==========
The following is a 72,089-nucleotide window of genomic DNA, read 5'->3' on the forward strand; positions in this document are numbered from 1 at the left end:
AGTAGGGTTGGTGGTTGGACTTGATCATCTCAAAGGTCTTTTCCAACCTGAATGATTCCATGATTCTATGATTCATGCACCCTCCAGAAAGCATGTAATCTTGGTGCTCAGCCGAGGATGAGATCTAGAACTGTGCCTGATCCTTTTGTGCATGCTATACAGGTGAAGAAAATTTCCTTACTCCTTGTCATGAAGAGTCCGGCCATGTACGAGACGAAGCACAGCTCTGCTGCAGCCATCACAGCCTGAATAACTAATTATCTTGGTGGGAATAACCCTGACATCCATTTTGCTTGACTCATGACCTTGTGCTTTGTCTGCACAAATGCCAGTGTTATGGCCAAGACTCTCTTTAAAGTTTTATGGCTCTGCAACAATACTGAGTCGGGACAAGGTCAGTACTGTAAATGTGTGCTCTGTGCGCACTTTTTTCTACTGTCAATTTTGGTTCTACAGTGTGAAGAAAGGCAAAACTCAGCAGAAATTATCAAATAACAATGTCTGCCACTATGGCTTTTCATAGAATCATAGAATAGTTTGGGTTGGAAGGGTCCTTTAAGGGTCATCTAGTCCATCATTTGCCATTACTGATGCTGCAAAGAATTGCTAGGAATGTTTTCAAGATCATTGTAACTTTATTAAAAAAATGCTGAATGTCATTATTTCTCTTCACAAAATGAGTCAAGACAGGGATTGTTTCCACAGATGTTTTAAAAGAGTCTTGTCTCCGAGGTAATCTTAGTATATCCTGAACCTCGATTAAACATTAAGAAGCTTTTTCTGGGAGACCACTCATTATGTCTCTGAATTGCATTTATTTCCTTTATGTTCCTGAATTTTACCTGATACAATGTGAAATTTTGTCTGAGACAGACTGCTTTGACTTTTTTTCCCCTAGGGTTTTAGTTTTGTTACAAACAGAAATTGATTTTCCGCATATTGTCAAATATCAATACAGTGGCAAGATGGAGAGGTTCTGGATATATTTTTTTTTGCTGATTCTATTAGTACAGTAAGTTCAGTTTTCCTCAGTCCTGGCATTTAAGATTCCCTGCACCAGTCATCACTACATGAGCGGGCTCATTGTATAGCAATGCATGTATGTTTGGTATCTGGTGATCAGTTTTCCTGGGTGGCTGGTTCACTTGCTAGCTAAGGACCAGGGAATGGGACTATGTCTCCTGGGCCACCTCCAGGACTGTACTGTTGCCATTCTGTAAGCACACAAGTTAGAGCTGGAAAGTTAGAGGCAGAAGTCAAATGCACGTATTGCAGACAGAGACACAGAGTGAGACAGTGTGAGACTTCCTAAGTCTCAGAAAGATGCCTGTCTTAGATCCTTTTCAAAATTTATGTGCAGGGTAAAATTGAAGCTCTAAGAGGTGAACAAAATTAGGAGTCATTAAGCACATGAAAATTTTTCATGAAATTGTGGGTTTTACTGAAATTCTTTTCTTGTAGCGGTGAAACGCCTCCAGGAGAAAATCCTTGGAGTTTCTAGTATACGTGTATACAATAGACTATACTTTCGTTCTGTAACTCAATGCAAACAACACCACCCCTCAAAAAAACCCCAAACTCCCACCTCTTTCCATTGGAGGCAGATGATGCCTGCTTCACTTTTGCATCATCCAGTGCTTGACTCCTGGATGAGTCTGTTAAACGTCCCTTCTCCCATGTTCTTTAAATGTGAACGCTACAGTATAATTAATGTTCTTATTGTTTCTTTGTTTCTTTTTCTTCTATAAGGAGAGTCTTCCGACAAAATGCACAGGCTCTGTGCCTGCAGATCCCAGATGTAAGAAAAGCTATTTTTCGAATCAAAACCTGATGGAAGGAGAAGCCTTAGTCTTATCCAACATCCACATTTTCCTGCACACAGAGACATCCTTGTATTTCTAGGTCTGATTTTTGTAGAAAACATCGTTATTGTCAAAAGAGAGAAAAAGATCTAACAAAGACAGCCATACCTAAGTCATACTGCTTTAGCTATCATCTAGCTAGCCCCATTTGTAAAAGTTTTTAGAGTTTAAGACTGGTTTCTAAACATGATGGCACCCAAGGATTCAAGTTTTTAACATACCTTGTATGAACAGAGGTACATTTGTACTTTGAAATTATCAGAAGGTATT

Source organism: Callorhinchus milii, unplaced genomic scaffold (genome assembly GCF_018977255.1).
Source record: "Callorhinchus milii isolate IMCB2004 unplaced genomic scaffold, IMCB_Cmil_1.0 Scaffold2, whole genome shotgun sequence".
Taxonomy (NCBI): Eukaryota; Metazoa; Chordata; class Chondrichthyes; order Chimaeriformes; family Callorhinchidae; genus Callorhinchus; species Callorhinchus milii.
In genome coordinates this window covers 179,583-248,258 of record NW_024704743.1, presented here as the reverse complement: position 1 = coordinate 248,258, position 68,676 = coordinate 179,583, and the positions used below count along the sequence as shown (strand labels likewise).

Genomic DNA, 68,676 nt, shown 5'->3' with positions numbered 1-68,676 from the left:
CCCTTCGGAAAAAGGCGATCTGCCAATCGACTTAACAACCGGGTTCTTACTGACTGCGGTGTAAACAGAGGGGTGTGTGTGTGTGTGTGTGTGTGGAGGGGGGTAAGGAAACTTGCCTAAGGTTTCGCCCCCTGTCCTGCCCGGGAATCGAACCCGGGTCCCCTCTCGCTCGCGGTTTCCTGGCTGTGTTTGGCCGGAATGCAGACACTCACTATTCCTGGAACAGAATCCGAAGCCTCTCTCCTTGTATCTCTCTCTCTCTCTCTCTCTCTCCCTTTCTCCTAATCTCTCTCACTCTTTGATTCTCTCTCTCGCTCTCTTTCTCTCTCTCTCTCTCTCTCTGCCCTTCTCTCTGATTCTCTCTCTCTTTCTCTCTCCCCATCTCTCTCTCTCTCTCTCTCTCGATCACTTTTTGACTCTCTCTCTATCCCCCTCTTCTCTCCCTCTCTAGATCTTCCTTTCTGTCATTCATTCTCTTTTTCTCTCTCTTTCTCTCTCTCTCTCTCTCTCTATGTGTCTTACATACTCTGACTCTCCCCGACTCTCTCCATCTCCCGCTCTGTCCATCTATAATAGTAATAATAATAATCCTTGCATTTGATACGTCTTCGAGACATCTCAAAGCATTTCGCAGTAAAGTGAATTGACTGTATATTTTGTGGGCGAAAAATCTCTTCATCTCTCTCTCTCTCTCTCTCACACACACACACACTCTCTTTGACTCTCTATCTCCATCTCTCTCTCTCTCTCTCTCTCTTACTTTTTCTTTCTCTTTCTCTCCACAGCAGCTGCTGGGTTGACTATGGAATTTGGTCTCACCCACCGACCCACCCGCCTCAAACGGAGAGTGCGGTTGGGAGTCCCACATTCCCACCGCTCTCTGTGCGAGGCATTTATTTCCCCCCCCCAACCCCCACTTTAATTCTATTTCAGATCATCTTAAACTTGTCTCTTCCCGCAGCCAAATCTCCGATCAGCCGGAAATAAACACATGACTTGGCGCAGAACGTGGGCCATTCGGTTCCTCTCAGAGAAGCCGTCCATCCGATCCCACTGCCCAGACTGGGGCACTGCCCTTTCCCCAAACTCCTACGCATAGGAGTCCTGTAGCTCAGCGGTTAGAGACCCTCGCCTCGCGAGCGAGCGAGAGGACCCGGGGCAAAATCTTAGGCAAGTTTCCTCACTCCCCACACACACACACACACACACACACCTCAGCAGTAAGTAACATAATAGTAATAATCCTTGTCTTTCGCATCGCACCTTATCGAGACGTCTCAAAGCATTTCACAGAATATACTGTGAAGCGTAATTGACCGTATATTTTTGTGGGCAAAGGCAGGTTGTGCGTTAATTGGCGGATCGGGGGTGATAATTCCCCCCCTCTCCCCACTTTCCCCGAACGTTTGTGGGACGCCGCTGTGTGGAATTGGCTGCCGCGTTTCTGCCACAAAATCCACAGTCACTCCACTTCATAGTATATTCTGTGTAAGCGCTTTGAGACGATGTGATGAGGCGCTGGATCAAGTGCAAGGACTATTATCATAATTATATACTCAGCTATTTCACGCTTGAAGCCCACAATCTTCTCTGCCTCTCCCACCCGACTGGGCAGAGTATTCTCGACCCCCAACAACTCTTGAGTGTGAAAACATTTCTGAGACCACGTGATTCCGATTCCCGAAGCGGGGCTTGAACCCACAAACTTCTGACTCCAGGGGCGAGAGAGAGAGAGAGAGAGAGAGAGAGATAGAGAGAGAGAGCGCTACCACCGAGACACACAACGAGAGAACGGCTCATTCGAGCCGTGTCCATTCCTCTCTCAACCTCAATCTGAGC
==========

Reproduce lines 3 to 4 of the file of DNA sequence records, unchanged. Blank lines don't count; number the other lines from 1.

Source organism: Callorhinchus milii, unplaced genomic scaffold (genome assembly GCF_018977255.1).
Source record: "Callorhinchus milii isolate IMCB2004 unplaced genomic scaffold, IMCB_Cmil_1.0 Scaffold2, whole genome shotgun sequence".